The government maintained its prevention efforts. The attorney general led the government's anti-trafficking task force, which met monthly and included permanent secretaries from several ministries. The task force's primary accomplishment this year was to offer a comprehensive training and workshop for law enforcement, immigration officials, and members of non-profit organizations held in Barbados in February 2018. The Government of Barbados, recognizing that there are constraints on their national budget, worked with an external consultant and funder, to organize and offer the training. The training represented one of the most overarching interagency and civil society engagements to date: immigration, labor, education, police, NGOs, health, foreign affairs, information service and the child care board participated. Participants in the training discussed regional coordination as well and began working on the formulation of standard operating procedures based on lessons from regional partners, as presented by a longstanding anti-trafficking and law enforcement official from The Bahamas. The government did not finalize its national anti-trafficking action plan, the draft of which covers 2016 through 2020, but is working through its anti-trafficking task force to advance the plan. The government did not report funding levels for anti-trafficking efforts, although agencies cited a lack of resources, particularly financial, which hampered anti-trafficking efforts. The government was unable to conduct formal monitoring or data collection efforts during 2016 or 2017 due to budgetary constraints. The labor department regulated recruitment agencies under the Recruiting of Workers Act. According to government officials, however, the law did not identify the agency that should assume responsibility for the associated administrative and enforcement functions.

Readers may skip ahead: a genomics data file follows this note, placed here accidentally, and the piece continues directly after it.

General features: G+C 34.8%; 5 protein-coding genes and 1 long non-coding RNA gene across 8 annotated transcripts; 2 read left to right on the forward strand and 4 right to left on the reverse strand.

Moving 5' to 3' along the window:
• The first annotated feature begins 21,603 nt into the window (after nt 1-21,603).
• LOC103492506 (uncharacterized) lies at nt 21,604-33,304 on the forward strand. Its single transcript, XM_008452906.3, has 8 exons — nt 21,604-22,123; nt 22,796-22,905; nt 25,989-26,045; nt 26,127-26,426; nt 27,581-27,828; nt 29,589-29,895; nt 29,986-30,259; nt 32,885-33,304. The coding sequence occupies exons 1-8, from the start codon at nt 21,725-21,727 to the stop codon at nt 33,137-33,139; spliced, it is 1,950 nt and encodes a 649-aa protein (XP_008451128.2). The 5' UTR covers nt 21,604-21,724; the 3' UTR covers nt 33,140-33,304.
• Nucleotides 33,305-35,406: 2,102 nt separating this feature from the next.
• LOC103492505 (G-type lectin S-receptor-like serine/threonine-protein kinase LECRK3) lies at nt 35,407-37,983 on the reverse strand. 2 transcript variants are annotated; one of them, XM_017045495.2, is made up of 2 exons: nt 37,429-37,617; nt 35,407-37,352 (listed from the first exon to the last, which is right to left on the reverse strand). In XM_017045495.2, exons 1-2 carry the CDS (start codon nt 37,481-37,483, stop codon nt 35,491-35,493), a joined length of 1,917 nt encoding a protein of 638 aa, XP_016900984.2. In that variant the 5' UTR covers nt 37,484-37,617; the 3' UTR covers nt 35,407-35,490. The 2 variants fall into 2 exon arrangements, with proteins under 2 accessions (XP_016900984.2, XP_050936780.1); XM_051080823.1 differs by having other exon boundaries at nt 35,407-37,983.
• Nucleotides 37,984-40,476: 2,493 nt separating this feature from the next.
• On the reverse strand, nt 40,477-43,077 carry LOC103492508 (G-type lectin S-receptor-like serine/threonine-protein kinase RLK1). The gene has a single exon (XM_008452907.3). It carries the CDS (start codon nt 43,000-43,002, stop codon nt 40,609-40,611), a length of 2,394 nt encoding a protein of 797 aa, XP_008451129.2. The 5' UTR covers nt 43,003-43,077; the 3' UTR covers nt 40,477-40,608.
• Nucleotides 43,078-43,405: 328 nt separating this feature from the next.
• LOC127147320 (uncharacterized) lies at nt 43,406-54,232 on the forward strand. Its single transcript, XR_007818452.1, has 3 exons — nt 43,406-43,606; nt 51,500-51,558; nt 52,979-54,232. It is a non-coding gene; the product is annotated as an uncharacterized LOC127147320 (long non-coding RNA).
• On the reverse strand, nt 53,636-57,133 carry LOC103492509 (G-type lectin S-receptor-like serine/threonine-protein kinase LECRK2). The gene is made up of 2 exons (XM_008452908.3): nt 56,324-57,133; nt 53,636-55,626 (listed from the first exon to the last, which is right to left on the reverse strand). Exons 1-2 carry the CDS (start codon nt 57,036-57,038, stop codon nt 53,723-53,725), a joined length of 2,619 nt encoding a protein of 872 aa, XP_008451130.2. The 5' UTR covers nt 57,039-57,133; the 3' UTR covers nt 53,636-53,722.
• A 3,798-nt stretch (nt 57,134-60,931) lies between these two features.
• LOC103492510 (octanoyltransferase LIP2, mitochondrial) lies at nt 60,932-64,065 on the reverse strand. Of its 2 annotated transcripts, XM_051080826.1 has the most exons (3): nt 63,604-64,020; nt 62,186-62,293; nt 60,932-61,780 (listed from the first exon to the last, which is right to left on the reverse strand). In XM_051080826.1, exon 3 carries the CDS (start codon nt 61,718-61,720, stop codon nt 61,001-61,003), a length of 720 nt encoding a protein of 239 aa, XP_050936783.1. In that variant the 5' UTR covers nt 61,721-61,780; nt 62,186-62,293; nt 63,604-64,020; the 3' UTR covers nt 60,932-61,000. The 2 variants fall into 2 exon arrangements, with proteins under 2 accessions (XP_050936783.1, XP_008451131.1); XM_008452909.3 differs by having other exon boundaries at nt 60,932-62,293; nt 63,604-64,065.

The government, in conjunction with NGOs, conducted 10 public awareness campaigns, which focused on both trafficking victims and on the demand for trafficking. These included spots on a local radio station, a mock UN Session during which students discussed human trafficking awareness, and presentations at various secondary schools. Additionally, participants in the February training from the Ministry of Education worked with a local NGO, Women of Purpose, to create a targeted outreach campaign to women over the radio focused on prevention and awareness to marginalized communities. Authorities, however, stated a need for a media campaign to increase awareness (print and electronic media), resources to develop an effective multi-media anti-trafficking product, and training to enable law enforcement and other government agencies to better identify victims of trafficking.


As reported over the past five years, Barbados is a source and destination country for women and children subjected to sex trafficking. Contacts report foreign women have been forced into prostitution in Barbados. Legal and undocumented immigrants from Jamaica and Guyana are especially vulnerable to trafficking, although individuals from additional countries in the Caribbean and South America are increasingly vulnerable. There are anecdotal reports by contacts that children are subjected to sex trafficking, including by parents and caregivers. Previously, traffickers operated as part of an organization; more recently, they appear to operate individually. Authorities have noted an increased use of social media as a means of recruiting victims.